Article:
A Template For Online Homework: Frankenstein'S Monster Or Robo Ta?
AbstractThis paper describes the programming procedures required to implement online homework and evaluates the application of these procedures based on use in the author's course. The description of the procedures utilizes a template showing two representative applications from the author's introductory econometrics course. In one, the students are to collect and record data and in the other, students are to perform econometric analysis on the data. The web address for the template is arec.arizona.edu/RoboTA. The use of online homework in the author's economics of futures market course revealed that the benefit-cost tradeoff is between the savings of instructional time spent grading homework and increased instructional time spent developing homework assignments. Online homework is favored by (1) large class sizes, (2) numerous, difficult to grade, numerical homework assignments, (3) continuity of these conditions, and (4) the availability of adaptable programming solutions. Online homework was not found to be more effective in helping students learn, though in some instances automation can lead to more assignments and these additional assignments can be beneficial. The implementation of online homework was associated perceptions of greater usefulness of the course web site and lectures.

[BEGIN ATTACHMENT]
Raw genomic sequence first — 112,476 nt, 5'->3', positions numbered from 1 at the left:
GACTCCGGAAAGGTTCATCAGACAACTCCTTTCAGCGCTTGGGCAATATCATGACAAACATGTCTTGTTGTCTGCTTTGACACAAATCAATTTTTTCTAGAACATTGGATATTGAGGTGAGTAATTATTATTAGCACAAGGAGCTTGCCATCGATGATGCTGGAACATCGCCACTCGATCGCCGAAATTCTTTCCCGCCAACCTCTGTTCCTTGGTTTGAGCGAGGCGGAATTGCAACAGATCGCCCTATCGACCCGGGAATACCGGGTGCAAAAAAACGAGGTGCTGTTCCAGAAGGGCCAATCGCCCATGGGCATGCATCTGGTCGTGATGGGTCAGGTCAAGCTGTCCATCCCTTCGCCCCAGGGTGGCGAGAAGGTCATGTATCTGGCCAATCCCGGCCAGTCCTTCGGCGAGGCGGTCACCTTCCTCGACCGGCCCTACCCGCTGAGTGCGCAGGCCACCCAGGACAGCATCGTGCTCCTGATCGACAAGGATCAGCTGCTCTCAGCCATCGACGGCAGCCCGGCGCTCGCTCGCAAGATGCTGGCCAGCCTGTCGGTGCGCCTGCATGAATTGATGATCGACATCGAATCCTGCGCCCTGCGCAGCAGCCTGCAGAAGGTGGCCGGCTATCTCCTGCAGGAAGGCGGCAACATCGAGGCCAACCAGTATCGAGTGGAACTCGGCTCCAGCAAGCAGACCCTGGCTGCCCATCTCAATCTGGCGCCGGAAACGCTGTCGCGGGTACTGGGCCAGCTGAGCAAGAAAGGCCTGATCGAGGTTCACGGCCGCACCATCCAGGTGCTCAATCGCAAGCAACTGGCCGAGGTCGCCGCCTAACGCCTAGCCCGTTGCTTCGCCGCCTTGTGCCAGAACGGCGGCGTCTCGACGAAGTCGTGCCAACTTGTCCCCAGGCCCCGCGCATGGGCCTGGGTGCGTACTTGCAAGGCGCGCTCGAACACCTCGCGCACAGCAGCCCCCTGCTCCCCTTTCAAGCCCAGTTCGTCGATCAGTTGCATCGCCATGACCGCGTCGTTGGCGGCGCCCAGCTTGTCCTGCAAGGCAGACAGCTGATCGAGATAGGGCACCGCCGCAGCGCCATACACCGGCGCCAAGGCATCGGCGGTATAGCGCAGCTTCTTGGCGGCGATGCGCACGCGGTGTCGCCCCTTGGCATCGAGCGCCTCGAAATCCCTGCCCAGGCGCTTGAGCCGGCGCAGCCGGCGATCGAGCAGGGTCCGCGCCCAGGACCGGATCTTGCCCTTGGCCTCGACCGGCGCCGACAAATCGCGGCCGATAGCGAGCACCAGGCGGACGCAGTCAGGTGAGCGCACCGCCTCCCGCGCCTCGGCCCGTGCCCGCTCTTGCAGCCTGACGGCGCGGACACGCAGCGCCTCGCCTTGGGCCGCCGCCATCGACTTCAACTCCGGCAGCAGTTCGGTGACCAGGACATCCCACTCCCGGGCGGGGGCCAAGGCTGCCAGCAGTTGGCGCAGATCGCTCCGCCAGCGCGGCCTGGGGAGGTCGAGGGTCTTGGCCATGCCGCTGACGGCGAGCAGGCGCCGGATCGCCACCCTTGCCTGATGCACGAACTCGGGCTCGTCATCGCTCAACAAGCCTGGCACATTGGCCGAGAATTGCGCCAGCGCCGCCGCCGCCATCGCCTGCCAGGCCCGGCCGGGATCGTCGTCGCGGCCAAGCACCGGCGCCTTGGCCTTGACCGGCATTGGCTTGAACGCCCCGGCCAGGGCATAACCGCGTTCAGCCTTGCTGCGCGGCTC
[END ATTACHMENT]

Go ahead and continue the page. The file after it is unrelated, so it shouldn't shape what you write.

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Bibliographic InfoPaper provided by Western Agricultural Economics Association in its series 2002 Annual Meeting, July 28-31, 2002, Long Beach, California with number 36583.
Date of creation: 2002
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- Rajshree Agarwal & A. Edward Day, 1998. "The Impact of the Internet on Economic Education," The Journal of Economic Education, Taylor & Francis Journals, vol. 29(2), pages 99-110, January.
- William E. Becker, 1997. "Teaching Economics to Undergraduates," Journal of Economic Literature, American Economic Association, vol. 35(3), pages 1347-1373, September.
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